Way down on the to-do list of the U.S. House Agriculture Committee’s Subcommittee on Conservation and Forestry sits a bill introduced in 2021 called the Trillion Trees Act.

The bill has made little legislative progress, but recently House Speaker Kevin McCarthy gave it a big plug when he was asked what the Republican Party is doing about climate change.

“If we planted a trillion trees, we would take two-thirds of all the emissions created from the beginning of the Industrial Revolution till today,” McCarthy said.

The authors of the 2019 study McCarthy was citing have since retracted key parts of their paper, which argued that a massive tree-planting campaign could reverse the effects of global warming. Environmentalists have charged the bill, introduced by House Natural Resources Committee Chairman Bruce Western (R-Ark.), is more a sop to the timber industry than a serious proposal to combat climate change.

But at least you can say it’s something, and that makes its introduction two years ago something of a rarity in the Republican response to climate change. The bipartisan bill is at least an acknowledgment that there is a problem and puts forward a proposal, however inadequate, to do something about it.

There is also the 73-member Conservative Climate Caucus, which includes Georgia Reps. Buddy Carter and Drew Ferguson among its members.

“The climate is changing, and decades of a global industrial era that has brought prosperity to the world has also contributed to that change,” that group says on its website.

Mild as that acknowledgment may seem, it is blasphemy to some on the right. Project 2025, a blueprint for the next Republican president put together by a coalition of conservative groups, envisions a much different approach.

The blueprint calls for what amounts to a denial the climate is changing, or at least a denial that anything should be done about it. It would close the Department of Energy’s renewable energy offices, end energy efficiency standards for appliances, open federal lands for oil and gas drilling, and bar states from adopting the auto pollution standards already in place in California. That’s only a brief highlights list. The 920-page document has been described as a detailed plan affecting every federal agency or program that has anything to do with climate policy.

Environmental politics begins with Theodore Roosevelt, and over the decades Republicans have been among the environment’s staunchest defenders. A veteran lobbyist recently recalled an incident under the Golden Dome years, when a deal was reached with Johnny Isakson, then a state House member and still president of Northside Realty, in which he supported legislation establishing new efficiency standards for toilets in exchange for a delay allowing builders to reduce their inventory.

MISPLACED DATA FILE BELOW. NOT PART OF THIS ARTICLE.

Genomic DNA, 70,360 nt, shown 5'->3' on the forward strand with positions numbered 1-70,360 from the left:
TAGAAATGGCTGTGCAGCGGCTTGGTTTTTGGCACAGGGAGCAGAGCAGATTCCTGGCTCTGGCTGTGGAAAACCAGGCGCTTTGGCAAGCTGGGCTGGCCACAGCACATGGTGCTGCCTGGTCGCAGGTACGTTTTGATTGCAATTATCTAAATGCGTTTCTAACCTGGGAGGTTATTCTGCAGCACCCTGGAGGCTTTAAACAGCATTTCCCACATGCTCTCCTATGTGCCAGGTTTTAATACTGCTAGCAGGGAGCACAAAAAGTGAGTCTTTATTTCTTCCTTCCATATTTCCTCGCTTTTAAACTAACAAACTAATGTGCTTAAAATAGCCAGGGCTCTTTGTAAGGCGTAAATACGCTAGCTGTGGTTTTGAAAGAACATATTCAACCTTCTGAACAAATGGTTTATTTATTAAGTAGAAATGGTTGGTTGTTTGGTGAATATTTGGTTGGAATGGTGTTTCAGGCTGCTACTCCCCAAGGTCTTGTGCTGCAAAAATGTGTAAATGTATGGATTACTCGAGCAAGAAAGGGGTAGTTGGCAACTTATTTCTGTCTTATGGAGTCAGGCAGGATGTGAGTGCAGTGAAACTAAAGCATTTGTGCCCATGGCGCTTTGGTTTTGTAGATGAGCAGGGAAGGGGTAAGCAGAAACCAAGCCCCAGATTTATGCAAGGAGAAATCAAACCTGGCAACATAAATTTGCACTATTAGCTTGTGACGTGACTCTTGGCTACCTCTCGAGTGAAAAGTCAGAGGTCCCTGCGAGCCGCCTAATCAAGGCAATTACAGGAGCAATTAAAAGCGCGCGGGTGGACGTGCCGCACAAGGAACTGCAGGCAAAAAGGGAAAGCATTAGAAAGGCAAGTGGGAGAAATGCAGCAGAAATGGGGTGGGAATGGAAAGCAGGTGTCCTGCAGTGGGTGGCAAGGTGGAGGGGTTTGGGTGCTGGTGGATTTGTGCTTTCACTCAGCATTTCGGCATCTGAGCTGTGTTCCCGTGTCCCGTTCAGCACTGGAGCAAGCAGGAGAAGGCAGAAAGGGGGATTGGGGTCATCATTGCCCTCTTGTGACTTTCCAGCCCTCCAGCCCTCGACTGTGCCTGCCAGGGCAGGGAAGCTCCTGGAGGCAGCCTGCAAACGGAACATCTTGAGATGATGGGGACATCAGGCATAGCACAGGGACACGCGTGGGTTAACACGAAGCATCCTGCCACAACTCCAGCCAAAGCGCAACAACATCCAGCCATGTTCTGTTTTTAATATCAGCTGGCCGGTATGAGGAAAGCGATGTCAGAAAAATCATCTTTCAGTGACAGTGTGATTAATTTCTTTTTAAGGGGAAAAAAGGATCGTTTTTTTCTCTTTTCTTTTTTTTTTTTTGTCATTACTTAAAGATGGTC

The bill passed the House with no problems, but when it got to the other chamber, Sen. Mike Egan, another Republican, stopped it because of the delay. This led to a heated discussion the in hallway between the senator and an exasperated lobbyist working for the bill.

“You’re just an environmental extremist,” the lobbyist said to the Buckhead lawmaker half-jokingly.

To say things have changed is an understatement.

In 2018, 59 percent of Republicans surveyed in an NPR/PBS NewsHour/Marist poll said the economy should take priority over addressing climate change. When the same question was asked recently, the percentage rose to 72 percent. Overall, 53 percent of Americans surveyed said addressing climate change should be given priority, even at the risk of slowing the economy.

The five-year span between those polls includes most of the hottest days and weeks and months on record. Some Republicans deny climate change for economic reasons, but it can also be a social issue, as the flap over gas stoves illustrates. For some, its just an us-them issue because the other side talks about it so much.

The problem for the GOP is that while climate change denial has taken deeper root in its base, climate change is showing greater signs of accelerating. A trillion trees may not be enough to bridge that contradiction.

Tom Baxter has written about politics and the South for more than four decades. He was national editor and chief political correspondent at the Atlanta Journal-Constitution, and later edited The Southern...

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